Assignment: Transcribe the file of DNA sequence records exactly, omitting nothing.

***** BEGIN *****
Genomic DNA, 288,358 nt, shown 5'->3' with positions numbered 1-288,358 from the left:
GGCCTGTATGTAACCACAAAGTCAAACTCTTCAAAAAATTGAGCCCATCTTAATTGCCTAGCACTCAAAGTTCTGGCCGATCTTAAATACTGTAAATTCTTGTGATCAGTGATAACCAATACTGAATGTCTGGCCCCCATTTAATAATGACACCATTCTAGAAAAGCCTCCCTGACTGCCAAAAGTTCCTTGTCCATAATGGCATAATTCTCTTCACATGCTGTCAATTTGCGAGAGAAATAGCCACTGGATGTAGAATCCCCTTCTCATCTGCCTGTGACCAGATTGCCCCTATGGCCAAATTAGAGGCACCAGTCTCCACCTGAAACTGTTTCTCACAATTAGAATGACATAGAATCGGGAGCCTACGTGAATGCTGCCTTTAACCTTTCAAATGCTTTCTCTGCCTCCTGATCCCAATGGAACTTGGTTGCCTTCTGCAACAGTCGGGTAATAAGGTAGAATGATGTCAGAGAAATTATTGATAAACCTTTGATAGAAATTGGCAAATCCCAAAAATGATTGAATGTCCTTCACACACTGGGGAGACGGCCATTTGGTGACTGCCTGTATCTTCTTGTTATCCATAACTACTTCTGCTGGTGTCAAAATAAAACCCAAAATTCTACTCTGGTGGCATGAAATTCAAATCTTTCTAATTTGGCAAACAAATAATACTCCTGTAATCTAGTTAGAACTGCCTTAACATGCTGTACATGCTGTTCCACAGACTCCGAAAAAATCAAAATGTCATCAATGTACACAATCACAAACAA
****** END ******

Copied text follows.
Genomic DNA, 288,358 nt, shown 5'->3' with positions numbered 1-288,358 from the left:
GGCCTGTATGTAACCACAAAGTCAAACTCTTCAAAAAATTGAGCCCATCTTAATTGCCTAGCACTCAAAGTTCTGGCCGATCTTAAATACTGTAAATTCTTGTGATCAGTGATAACCAATACTGAATGTCTGGCCCCCATTTAATAATGACACCATTCTAGAAAAGCCTCCCTGACTGCCAAAAGTTCCTTGTCCATAATGGCATAATTCTCTTCACATGCTGTCAATTTGCGAGAGAAATAGCCACTGGATGTAGAATCCCCTTCTCATCTGCCTGTGACCAGATTGCCCCTATGGCCAAATTAGAGGCACCAGTCTCCACCTGAAACTGTTTCTCACAATTAGAATGACATAGAATCGGGAGCCTACGTGAATGCTGCCTTTAACCTTTCAAATGCTTTCTCTGCCTCCTGATCCCAATGGAACTTGGTTGCCTTCTGCAACAGTCGGGTAATAAGGTAGAATGATGTCAGAGAAATTATTGATAAACCTTTGATAGAAATTGGCAAATCCCAAAAATGATTGAATGTCCTTCACACACTGGGGAGACGGCCATTTGGTGACTGCCTGTATCTTCTTGTTATCCATAACTACTTCTGCTGGTGTCAAAATAAAACCCAAAATTCTACTCTGGTGGCATGAAATTCAAATCTTTCTAATTTGGCAAACAAATAATACTCCTGTAATCTAGTTAGAACTGCCTTAACATGCTGTACATGCTGTTCCACAGACTCCGAAAAAATCAAAATGTCATCAATGTACACAATCACAAACAA